That’s the good news for McCoy. The bad news is that the Browns’ opponent this Sunday is a well-rested Pittsburgh team that will no doubt be fired up with the return of quarterback Ben Roethlisberger.
The Steelers have the second ranked defense in the league in terms of yards allowed with 1,156 (Miami has given up the fewest yards at 829). They also have the best run defense in the NFL, which is a problem considering the Browns like to pound the ball on the ground. So if the hope was to feed the ball to Peyton Hillis (who is banged up himself) and Jerome Harrison (whom Mangini apparently never wants to see get another carry the rest of the year) in order to take the pressure off young Colt’s hands, that may backfire.
The Browns are hoping that they can start Wallace this week, but high ankle sprains can be tricky. Andre Johnson of the Texans just had one and despite his best efforts, he had to miss Houston’s game against Oakland two weeks ago.
It’ll be interesting to see whether or not McCoy is thrust into action this week against arguably the best defense in the league.
Update: According to Chip Brown via his Twitter page, McCoy has been told he will start this Sunday at Pittsburgh. Hold onto your nuts…
2010 NFL Preview: AFC North Predictions
2010 NFL Division Previews & Predictions: AFC East | AFC North | AFC South | AFC West | NFC East | NFC North | NFC South | NFC West | 2010 Question Marks Series
The AFC North is chockfull of good storylines this year, from Big Ben’s suspension to two rising offensive stars in Baltimore to the new receiving duo of Chad Ochocinco and Terrell Owens in Cincinnati.
Oh, and Mike Holmgren is now in charge of a Browns team that is sure to be improved.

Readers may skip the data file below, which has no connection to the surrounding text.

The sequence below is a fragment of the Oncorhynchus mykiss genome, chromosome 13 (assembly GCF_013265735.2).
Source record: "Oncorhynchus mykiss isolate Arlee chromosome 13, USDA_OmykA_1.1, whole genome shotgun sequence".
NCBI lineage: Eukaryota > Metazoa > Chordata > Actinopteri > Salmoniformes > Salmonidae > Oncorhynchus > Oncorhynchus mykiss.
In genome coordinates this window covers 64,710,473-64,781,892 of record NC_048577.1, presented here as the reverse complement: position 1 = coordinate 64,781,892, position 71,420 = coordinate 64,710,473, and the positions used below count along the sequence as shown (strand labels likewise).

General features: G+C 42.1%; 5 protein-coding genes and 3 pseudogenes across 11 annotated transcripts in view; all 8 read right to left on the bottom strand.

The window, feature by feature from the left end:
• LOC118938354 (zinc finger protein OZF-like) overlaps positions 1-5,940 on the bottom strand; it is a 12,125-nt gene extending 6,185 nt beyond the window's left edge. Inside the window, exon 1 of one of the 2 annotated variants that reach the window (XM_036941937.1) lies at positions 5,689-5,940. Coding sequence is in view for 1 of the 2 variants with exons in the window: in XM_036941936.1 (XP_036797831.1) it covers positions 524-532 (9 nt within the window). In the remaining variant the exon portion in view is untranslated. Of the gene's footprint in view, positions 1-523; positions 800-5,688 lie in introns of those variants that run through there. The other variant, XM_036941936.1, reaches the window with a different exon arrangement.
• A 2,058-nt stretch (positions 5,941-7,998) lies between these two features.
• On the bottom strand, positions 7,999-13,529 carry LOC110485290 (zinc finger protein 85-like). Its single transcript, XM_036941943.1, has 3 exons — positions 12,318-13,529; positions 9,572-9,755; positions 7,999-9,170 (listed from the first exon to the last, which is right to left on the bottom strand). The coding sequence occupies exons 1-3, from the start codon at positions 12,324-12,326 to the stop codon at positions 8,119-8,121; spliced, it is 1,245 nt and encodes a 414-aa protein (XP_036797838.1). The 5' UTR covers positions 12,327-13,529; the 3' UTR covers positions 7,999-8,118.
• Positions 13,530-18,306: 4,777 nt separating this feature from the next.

Here’s how I see things shaking out in the AFC North in 2010. Be sure to check out the link entitled “2010 Question Mark” under each team’s preview, which is a breakdown of one or two potential weaknesses that could derail that squad’s hopes this season.
What to Like: Ray Rice is knocking on the door of superstardom and as long as Cam Cameron doesn’t get cute and start limiting his running back’s chances, then I think Rice could produce MVP-type numbers this year. He can do it all: run between the tackles, run outside, be a big-time factor in the passing game – everything. Staying on the offensive side of the ball, Joe Flacco is in store for big things heading into his third season. He made great strides in his development last year and the front office finally went out and got him a No. 1 target in Anquan Boldin. While Boldin can’t stretch the field like he did earlier in this career, he’s a consistent playmaker and will be a great weapon on third downs. On the other side, veteran Derrick Mason continues to be a consistent, steady presence for Flacco. Defensively, Ray Lewis once again anchors a defense that allowed only 300.5 yards per game last season. That was good for third in the NFL and if Terrell Suggs can get back to being the dominant player he was not too long ago, then the Ravens’ D shouldn’t take a step back.